Rear Mudflap - Any Use?

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simonhill
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Rear Mudflap - Any Use?

Postby simonhill » 19 Jan 2017, 4:05pm

I've done a search on here for mudflaps and all I found was people saying how to make them (OK, I gave up after 4 pages on the search).

The one on my mudguard is about to fall off, mainly because it regularly gets bent inwards when I box the bike. I was wondering if it is worth replacing.

I realise that speed of riding and weather conditions are factors, BUT, do they really work, are they worthwhile?

Doubters welcome.

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gaz
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Re: Rear Mudflap - Any Use?

Postby gaz » 19 Jan 2017, 4:11pm

simonhill wrote:I was wondering if it is worth replacing.

You have the ideal opportunity for a practical experiment in your own real world riding conditions.

Don't replace it. Continue the new arrangment as long as you deem fit to encompass different weather conditions. See what happens.

Then fit a new one :mrgreen: .
Hand wash only. Do not iron.

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fausto99
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Re: Rear Mudflap - Any Use?

Postby fausto99 » 19 Jan 2017, 4:13pm

Yes, yes, yes. The front one stops your chainwheels and chain from getting gritted. The rear one stops your riding companions from getting mud in their eyes and spray on their jackets.

I hate riding behind someone without a long mudflap. :evil: :evil: :evil:

simonhill
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Re: Rear Mudflap - Any Use?

Postby simonhill » 19 Jan 2017, 7:32pm

Thanks, this kinda solves my quandary.

Most of my cycling is solo touring and even when out on day rides I am a bit of a Billy no mates (actually mates are in pub, they just don't cycle).

It seems that the rear mudflap is mainly for the benefit of others. Not having others, no need to replace.

I'll keep the front one fully operational as I always do.

.

mercalia
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Re: Rear Mudflap - Any Use?

Postby mercalia » 19 Jan 2017, 8:06pm

fausto99 wrote:Yes, yes, yes. The front one stops your chainwheels and chain from getting gritted. The rear one stops your riding companions from getting mud in their eyes and spray on their jackets.

I hate riding behind someone without a long mudflap.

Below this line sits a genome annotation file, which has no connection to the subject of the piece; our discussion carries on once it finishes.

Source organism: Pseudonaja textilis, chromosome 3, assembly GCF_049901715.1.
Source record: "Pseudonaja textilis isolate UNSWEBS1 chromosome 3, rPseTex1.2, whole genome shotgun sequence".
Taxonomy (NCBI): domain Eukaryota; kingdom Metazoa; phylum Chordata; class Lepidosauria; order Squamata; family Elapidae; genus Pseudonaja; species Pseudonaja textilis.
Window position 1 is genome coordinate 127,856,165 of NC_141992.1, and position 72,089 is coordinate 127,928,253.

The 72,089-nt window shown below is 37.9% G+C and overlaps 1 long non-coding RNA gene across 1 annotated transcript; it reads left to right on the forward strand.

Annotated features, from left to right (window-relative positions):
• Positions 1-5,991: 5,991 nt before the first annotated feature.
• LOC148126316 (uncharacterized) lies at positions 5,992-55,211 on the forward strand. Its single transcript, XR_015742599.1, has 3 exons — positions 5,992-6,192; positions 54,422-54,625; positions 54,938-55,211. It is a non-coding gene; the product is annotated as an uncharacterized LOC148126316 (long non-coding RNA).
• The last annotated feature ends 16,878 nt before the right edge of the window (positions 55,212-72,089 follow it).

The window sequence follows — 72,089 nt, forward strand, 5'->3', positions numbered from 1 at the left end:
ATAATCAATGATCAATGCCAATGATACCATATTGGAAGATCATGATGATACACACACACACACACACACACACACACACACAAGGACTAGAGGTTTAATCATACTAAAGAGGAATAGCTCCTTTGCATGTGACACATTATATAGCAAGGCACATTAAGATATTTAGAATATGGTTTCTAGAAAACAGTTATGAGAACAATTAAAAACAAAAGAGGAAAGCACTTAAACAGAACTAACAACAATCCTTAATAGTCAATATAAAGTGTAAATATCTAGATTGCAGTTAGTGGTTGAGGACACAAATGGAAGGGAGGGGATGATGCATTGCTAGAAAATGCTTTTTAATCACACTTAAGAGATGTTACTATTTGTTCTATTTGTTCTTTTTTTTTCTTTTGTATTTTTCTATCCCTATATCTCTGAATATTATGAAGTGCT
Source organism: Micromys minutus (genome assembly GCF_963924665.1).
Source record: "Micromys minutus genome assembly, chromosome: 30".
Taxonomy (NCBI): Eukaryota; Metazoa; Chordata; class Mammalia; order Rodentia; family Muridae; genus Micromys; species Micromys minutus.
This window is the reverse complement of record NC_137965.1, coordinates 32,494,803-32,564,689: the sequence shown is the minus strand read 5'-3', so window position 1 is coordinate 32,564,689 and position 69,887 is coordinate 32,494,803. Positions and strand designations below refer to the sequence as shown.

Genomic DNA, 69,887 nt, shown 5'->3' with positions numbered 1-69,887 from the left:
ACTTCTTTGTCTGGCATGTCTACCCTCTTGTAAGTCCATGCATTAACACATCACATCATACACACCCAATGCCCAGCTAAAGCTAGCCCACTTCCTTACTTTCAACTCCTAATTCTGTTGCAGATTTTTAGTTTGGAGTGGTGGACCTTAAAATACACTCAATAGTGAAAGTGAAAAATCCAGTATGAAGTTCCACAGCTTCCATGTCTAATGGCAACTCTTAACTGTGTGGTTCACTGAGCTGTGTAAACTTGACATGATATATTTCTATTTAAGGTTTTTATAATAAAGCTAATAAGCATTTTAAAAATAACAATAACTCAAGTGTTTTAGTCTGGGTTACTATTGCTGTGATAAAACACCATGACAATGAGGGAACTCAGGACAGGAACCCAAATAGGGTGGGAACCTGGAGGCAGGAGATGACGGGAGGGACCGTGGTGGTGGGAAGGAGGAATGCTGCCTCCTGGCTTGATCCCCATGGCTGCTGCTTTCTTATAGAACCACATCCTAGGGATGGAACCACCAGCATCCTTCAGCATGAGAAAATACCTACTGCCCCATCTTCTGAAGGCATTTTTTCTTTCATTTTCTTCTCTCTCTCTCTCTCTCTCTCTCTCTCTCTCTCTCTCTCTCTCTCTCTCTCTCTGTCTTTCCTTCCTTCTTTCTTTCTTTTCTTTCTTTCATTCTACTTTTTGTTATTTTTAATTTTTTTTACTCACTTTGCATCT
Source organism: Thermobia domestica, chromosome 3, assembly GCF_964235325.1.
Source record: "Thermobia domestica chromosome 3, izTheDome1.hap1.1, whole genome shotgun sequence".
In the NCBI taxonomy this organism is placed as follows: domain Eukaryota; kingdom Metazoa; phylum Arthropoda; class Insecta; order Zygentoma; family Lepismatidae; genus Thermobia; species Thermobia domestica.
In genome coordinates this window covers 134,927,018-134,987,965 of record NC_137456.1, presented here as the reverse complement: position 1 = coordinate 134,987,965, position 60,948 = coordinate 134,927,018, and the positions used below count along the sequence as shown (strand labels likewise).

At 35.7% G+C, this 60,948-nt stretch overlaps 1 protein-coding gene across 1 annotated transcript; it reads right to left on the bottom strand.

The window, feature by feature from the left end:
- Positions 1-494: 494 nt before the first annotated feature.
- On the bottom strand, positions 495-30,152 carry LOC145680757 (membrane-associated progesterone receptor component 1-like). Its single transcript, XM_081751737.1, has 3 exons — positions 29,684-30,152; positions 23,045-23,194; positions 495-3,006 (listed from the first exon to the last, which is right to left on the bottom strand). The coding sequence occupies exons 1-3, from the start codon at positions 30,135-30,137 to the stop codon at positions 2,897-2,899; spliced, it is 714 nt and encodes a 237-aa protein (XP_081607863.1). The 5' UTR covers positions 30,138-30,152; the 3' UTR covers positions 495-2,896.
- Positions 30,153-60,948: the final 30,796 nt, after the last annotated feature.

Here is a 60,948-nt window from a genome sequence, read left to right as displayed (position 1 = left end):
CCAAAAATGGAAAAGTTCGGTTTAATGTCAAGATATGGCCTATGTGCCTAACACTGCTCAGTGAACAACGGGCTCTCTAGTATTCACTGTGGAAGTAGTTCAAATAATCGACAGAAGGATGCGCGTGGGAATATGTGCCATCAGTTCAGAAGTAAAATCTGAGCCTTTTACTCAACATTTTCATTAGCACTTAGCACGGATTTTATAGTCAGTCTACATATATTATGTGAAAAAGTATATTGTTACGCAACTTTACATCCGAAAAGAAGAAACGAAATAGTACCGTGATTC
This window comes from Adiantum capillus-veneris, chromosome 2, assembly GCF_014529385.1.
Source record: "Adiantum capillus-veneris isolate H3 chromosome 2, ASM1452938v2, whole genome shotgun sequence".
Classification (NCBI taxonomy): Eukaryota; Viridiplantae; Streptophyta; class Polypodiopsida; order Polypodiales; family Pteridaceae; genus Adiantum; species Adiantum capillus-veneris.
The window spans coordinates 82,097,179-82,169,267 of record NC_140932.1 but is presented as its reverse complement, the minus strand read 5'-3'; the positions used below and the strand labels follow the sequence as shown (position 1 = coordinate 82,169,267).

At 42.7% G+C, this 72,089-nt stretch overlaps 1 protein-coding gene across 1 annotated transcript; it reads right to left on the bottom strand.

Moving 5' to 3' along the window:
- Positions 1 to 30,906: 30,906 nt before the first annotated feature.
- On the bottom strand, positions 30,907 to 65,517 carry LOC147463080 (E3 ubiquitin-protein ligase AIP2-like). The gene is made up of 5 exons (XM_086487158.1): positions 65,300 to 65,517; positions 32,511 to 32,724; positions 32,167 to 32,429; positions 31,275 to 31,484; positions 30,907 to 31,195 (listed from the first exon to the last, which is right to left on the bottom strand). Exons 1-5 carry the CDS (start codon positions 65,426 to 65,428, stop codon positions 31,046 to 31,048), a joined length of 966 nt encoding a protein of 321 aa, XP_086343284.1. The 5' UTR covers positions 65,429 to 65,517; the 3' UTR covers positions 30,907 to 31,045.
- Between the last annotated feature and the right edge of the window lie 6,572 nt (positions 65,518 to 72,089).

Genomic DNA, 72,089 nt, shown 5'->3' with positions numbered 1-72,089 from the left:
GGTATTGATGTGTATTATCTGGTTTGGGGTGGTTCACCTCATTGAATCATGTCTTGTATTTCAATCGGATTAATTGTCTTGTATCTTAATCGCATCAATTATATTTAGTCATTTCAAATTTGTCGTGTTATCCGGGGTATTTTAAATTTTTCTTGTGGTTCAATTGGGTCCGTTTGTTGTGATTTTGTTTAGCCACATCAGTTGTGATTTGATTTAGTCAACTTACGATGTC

:evil: :evil: :evil:


if any one gets that close to me just tough luck is a the bike version of the a car sign in the back window that says if you can read this you are too close :lol:

my mudguards come with both front and rear - they are small and the front is surprisingly effective - no need for a barn door flapper

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Gattonero
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Re: Rear Mudflap - Any Use?

Postby Gattonero » 19 Jan 2017, 10:21pm

fausto99 wrote:Yes, yes, yes. The front one stops your chainwheels and chain from getting gritted. The rear one stops your riding companions from getting mud in their eyes and spray on their jackets.

I hate riding behind someone without a long mudflap. :evil: :evil: :evil:


Can't agree more!

I've made my own flaps out of an old Brompton mudflap. A piece of tweed fabric has been glued on, then stitched.
A final coat with 50/50 of mineral spirit and chaulking silicone has made them weatherproof.
For my taste, are the perfect finish for my new (is now over one year old) everyday/light touring bike :D

Image
(btw, this was "high geared" for commuting, I've since fitted a 13-29 cassette and 28mm GP4season to make my life easy :wink: )
It is by riding a bicycle that you learn the contours of a country best,
since you have to sweat up the hills and coast down them.
Thus you remember them as they actually are...

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andrew_s
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Re: Rear Mudflap - Any Use?

Postby andrew_s » 19 Jan 2017, 10:58pm

That rear flap is pointless - it's not required to keep you clean, and needs to be at least twice as long if it's to keep spray off a following rider.